Last week, Pope Francis made a daring, improvised speech regarding the doomed global economic system after hearing from an emotional unemployed worker in Cagliari, Italy. The unemployed man, a 45-year-old married father of three, shuddered as he described the horrors of unemployment and its sinister results. “[Unemployment] oppresses you and wears you out to the depths of your soul.”
In response to the moving plea, a passionate Pope Francis disregarded his set speech and spoke to the people of Cagliari in both an intimate and astute matter. "I find suffering here...It weakens you and robs you of hope," the Pope said. “Excuse me if I use strong words, but where there is no work there is no dignity.”
Later, the Pope would go on to celebrate Mass with around 300,000 people in attendance outside the city’s cathedral. There, the bold Pope announced to his audience, "We don't want this globalized economic system which does us so much harm. Men and women have to be at the center as God wants, not money." The crowd was, of course, very reactive, cheering and applauding for the latest global leader of the Catholic Church. In appreciation of his former words, the Pope ended on a sort of conclusion of thought stating, "The world has become an idolator of this god called money."
“This God Called Money.”
While I realize he is far from the first religious figure to claim that material goods poison man’s thoughts (shout out to Buddha), Pope Francis does have a point. We live in a society where money is the end game to nearly everything. For that matter, wouldn’t money really become a sort of deity? It motivates people to do things they most likely would never do otherwise, forces them into a daily servitude for this higher calling, and even crafts divides in our society for those who are more “holy” (have more money).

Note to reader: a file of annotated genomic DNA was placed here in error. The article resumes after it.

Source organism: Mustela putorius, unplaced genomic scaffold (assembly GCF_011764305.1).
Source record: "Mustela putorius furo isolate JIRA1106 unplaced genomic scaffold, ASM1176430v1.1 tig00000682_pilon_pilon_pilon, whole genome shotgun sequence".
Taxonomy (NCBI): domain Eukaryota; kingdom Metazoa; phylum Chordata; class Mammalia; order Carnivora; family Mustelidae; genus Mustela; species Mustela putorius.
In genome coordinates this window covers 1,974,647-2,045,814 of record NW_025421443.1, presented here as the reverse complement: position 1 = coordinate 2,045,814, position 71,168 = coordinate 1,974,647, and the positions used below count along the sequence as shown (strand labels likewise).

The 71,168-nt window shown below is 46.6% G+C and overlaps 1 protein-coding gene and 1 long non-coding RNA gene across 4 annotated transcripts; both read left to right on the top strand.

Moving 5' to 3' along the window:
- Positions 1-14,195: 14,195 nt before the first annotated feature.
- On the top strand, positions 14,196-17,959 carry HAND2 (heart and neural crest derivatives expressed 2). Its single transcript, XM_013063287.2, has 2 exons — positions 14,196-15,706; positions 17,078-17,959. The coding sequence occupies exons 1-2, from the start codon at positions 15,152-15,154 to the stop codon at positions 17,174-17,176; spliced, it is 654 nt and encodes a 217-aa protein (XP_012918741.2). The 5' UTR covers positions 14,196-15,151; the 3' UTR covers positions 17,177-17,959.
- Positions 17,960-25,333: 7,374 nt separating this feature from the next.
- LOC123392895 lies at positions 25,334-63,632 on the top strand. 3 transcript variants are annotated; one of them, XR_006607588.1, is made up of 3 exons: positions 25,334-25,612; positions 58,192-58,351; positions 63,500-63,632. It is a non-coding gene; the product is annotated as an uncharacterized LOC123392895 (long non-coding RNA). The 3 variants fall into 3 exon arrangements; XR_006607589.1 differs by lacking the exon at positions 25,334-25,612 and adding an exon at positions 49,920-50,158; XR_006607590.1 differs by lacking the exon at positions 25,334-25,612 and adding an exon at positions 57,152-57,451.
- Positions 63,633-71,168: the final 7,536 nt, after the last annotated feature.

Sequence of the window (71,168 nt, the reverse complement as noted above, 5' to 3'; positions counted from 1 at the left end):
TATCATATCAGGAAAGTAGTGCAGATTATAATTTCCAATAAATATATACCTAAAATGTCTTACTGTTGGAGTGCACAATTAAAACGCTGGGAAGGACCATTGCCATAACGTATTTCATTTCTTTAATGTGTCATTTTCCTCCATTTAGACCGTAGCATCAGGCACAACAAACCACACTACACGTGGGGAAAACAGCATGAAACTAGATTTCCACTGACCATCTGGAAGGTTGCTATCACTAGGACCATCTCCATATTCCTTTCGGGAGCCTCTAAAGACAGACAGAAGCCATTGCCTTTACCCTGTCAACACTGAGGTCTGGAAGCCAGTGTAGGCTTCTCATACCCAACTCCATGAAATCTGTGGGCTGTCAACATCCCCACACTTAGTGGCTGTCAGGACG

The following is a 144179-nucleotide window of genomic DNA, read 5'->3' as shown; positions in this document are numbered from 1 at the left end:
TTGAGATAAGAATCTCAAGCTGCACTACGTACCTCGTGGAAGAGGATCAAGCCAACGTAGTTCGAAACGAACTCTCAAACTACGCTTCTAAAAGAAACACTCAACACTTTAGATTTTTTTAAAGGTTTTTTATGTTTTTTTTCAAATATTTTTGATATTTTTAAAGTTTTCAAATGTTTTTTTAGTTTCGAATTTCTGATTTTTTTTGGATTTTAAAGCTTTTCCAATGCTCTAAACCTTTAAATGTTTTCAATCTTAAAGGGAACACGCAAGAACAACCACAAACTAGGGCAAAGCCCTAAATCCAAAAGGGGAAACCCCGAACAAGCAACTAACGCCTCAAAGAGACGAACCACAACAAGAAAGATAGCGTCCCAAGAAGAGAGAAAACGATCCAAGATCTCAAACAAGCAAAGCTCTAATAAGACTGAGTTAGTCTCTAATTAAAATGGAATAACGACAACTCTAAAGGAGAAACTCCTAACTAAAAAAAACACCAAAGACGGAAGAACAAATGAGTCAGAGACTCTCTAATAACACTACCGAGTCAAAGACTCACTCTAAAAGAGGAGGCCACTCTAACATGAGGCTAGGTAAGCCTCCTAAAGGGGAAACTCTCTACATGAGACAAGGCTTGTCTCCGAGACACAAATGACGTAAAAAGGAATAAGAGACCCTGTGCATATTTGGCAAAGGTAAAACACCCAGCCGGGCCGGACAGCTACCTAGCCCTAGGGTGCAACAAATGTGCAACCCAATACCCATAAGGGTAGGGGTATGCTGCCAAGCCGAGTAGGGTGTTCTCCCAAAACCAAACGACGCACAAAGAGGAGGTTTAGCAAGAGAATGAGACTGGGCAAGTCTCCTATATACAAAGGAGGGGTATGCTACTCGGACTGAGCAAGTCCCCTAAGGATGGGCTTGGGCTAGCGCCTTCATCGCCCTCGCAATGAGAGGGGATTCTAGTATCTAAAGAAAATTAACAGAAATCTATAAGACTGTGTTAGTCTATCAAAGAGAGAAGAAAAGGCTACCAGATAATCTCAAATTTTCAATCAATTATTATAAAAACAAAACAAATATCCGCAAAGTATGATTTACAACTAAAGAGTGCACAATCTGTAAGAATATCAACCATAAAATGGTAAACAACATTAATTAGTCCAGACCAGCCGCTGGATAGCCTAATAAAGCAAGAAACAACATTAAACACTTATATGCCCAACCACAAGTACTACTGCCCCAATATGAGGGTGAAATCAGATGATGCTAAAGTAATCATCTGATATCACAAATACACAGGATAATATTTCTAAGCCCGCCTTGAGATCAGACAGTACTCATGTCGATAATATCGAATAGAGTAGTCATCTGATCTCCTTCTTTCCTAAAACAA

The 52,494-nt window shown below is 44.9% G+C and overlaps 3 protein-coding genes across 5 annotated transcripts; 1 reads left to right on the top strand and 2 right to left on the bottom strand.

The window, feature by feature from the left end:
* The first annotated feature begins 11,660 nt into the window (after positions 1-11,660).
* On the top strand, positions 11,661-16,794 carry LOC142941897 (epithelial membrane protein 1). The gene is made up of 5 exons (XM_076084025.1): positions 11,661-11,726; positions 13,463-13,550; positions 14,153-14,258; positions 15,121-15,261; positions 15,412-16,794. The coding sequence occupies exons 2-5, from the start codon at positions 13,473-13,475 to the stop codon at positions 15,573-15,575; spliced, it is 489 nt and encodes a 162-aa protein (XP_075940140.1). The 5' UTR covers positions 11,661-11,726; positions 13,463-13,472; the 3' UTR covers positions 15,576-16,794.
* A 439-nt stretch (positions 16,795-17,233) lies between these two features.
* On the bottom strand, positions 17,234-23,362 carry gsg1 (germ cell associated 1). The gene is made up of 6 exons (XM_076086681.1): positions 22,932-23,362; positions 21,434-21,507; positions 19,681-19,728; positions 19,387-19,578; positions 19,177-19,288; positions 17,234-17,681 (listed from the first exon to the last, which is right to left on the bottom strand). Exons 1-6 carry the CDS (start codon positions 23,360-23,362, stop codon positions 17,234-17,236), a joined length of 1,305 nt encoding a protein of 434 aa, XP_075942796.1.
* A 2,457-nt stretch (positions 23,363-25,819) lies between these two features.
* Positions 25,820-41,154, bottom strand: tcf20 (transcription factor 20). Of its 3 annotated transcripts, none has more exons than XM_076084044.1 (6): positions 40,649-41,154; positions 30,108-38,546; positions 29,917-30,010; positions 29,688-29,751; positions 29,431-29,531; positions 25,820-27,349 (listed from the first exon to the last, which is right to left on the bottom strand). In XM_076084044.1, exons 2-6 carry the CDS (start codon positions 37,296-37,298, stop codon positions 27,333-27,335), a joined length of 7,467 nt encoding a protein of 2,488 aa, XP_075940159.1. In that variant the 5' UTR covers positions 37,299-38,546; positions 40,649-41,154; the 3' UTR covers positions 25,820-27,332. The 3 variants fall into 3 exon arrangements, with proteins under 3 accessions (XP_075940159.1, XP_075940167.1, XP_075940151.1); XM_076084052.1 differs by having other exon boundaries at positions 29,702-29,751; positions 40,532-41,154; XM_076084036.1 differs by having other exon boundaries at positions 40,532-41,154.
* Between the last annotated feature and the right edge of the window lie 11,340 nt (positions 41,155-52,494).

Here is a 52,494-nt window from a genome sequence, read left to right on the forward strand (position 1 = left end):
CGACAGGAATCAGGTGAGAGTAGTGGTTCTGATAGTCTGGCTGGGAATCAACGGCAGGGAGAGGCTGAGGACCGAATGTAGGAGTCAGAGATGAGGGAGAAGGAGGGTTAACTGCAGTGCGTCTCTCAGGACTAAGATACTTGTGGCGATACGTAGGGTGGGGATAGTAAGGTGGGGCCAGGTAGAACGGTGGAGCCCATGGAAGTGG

Now, although I’m not saying we need to live in a world where no one cares about money, I think the Pope has a point when he says, “Men and women have to be at the center…not money.” The Pope calls for a human-ification of sorts, which seems necessary after the disastrous 2008 economic downfall. In America alone, 2.6 million people lost their jobs in a matter of one year in the wake of pure speculative greed. And while we slowly crawl out of this modern depression, characters like Bernie Madoff seem to be mocked by the American media, yet perhaps the most fearful element is that Madoff simply reflected a system that prioritizes money over human life.
While the Pope’s statements last week were directed at the older generations, I think, as a whole, Generation-Y needs to take his words to heart. As we’ve heard over and over again, our generation is supposedly the first to face a potentially worse life condition than our parents. Worse regarding the relative poor financial system we are all struggling through, whether it’s the social security situation, the huge amounts of debt we’re piling up, or the total grotesque state of modern employment.
What I think our generation can take from the Pope’s statements is that, while profits and money will always drive business, human capital needs to be valued at the same consistency of the latter assets. As we redeem the sins of our fathers, I believe this, above all, is a value we must embed deep into our newfound ideology.
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